The British Thoracic Society has published guidance on venous thromboembolic disease in patients with COVID-19.
Emerging data and clinical experience suggest an increased prevalence of venous thromboembolic events (VTE) in COVID-19, especially in patients with more severe disease.
COVID-19 infection is associated with inflammation, disseminated intravascular coagulation, hypoxaemia and immobility, which may all predispose the development of thromboembolic complications, the Society noted.
Abnormalities in coagulation appear to be common and are associated with poorer outcomes.
Clinicians should thus suspect VTE if sudden worsening of hypoxaemia, blood pressure or tachycardia occurs, or if clinical signs suggestive of deep vein thrombosis develop in patients with COVID-19.
As VTE appears to be especially common in patients requiring critical care management, there should be a particularly high index of suspicion and a low threshold for investigating/treating VTE in this cohort, the Society noted.
Diagnosing VTE may be more complex in patients with COVID-19 due to several factors:
- clinical state making movement to radiology departments difficult;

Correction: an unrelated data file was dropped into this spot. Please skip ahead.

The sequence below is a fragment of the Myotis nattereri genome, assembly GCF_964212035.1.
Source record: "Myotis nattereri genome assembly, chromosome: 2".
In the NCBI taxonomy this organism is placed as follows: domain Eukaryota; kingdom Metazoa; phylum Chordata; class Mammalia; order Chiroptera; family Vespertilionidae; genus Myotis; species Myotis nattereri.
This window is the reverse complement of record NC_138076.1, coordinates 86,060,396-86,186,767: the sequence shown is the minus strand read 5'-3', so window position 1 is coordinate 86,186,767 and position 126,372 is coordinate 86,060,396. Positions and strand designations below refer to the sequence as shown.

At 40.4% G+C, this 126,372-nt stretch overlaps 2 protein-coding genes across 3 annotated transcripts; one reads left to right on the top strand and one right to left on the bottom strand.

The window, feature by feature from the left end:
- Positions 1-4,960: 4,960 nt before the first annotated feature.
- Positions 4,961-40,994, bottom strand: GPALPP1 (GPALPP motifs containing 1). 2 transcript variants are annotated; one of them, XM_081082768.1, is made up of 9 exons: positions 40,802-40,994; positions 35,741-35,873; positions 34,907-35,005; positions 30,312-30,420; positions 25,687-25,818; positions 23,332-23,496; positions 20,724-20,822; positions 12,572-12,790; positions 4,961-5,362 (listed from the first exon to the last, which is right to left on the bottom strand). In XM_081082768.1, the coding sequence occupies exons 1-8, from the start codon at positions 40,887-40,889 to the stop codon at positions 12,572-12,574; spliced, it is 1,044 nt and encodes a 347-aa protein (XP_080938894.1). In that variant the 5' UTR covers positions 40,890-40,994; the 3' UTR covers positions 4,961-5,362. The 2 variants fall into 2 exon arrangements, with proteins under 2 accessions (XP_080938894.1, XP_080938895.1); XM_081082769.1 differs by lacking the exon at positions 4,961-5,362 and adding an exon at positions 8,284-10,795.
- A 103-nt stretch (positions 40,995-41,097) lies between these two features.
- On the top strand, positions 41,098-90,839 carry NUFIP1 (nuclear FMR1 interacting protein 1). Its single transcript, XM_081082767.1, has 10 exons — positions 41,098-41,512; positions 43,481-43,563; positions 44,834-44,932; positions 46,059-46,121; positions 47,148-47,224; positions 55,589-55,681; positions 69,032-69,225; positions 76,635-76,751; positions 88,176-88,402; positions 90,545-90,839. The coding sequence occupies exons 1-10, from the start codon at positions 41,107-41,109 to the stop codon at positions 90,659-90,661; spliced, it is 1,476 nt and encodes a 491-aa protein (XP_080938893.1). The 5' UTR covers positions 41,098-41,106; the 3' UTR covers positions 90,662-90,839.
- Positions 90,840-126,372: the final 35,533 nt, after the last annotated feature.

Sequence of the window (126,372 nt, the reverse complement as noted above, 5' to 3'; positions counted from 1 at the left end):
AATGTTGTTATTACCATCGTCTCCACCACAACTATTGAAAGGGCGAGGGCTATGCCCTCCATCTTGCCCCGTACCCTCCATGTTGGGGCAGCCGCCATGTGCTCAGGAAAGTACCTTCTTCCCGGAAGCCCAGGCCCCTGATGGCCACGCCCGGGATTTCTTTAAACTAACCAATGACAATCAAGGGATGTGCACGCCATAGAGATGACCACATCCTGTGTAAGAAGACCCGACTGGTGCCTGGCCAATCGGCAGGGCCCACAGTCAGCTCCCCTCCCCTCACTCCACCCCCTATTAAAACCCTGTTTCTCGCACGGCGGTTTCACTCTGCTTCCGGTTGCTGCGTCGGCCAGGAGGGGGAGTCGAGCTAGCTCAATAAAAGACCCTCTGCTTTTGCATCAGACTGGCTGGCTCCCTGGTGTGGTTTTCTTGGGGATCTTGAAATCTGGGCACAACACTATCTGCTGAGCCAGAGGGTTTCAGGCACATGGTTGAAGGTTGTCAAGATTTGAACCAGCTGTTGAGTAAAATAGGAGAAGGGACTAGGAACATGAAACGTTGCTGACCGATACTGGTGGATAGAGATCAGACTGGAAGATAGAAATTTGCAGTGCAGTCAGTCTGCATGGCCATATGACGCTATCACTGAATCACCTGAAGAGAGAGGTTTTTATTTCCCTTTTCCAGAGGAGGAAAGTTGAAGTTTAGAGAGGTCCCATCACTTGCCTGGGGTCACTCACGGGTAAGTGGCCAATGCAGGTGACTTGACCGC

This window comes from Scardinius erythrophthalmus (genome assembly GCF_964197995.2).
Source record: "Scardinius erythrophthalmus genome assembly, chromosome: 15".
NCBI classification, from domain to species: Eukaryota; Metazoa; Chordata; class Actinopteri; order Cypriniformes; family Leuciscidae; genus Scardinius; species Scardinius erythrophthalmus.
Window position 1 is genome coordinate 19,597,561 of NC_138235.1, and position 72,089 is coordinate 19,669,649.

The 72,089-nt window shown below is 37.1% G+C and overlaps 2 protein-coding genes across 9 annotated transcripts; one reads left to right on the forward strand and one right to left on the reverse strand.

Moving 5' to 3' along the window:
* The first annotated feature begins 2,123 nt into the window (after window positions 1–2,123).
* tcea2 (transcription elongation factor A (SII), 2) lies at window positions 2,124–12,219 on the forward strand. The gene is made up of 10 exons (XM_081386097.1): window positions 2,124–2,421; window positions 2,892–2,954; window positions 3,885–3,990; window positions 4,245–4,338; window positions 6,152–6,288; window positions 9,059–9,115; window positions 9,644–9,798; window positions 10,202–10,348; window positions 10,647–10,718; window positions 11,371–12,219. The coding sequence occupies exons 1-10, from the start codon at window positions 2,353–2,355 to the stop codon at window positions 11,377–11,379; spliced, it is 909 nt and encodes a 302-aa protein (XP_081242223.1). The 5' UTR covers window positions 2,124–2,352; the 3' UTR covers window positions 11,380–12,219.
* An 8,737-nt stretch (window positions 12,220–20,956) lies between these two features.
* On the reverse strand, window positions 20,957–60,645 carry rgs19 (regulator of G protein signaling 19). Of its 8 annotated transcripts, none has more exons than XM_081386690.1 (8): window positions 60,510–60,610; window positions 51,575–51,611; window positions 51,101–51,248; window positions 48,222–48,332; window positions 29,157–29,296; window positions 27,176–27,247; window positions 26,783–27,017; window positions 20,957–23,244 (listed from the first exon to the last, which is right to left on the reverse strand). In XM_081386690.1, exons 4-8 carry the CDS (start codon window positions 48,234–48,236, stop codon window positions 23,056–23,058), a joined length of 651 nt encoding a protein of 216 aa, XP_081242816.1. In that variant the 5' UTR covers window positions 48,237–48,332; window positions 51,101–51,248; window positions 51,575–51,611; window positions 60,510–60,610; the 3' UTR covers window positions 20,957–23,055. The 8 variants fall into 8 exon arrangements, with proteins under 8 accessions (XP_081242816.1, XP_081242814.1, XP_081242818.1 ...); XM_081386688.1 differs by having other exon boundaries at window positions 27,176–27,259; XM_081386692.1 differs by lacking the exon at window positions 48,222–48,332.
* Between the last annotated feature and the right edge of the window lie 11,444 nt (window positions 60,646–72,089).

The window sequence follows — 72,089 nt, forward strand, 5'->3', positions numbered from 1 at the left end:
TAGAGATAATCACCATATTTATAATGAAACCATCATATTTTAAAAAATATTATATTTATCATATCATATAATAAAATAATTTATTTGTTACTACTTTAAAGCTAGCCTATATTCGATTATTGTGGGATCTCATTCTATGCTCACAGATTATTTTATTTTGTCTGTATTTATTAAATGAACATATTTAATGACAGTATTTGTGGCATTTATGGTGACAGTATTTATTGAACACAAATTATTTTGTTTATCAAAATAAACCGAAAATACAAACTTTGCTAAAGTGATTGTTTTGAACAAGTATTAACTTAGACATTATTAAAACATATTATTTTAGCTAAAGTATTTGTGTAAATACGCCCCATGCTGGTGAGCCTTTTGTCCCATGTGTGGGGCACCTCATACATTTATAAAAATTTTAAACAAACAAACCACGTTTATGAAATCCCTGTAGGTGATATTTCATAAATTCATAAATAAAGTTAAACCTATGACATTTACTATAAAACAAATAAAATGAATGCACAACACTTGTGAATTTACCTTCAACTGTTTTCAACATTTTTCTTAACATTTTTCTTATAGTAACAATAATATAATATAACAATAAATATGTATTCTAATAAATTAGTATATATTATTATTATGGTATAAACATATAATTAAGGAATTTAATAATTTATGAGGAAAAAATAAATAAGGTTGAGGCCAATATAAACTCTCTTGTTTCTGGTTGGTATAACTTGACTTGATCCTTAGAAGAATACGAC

- local protocols regarding radiological investigations in patients with known COVID-19; and
- overrun radiological services due to very high numbers of hospitalised COVID-19 patients.
While stating clinical trials of the use of higher intensity low-molecular-weight heparin (LMWH) thromboprophylaxis in patients with COVID-19 are needed to better guide risk stratification and clinical management, the Society suggested the following possible approach:
- Standard-risk patient: standard prophylactic dose LMWH (e.g., for a 70 kg patient with creatinine clearance (CrCl) >30 mL/min: dalteparin 5000 units od, enoxaparin 40 mg od).
- High-risk patient: intermediate dose LMWH (e.g., for a 70 kg patient with CrCl >30 mL/min: dalteparin 5000 units bd, enoxaparin 40 mg bd).
- Proven or suspected acute VTE: therapeutic dose LMWH (bd dosing may be preferred in critical care patients who may require invasive procedures or if bleeding risk felt to be elevated). Duration of treatment would generally be three months due to the strong provoking factor.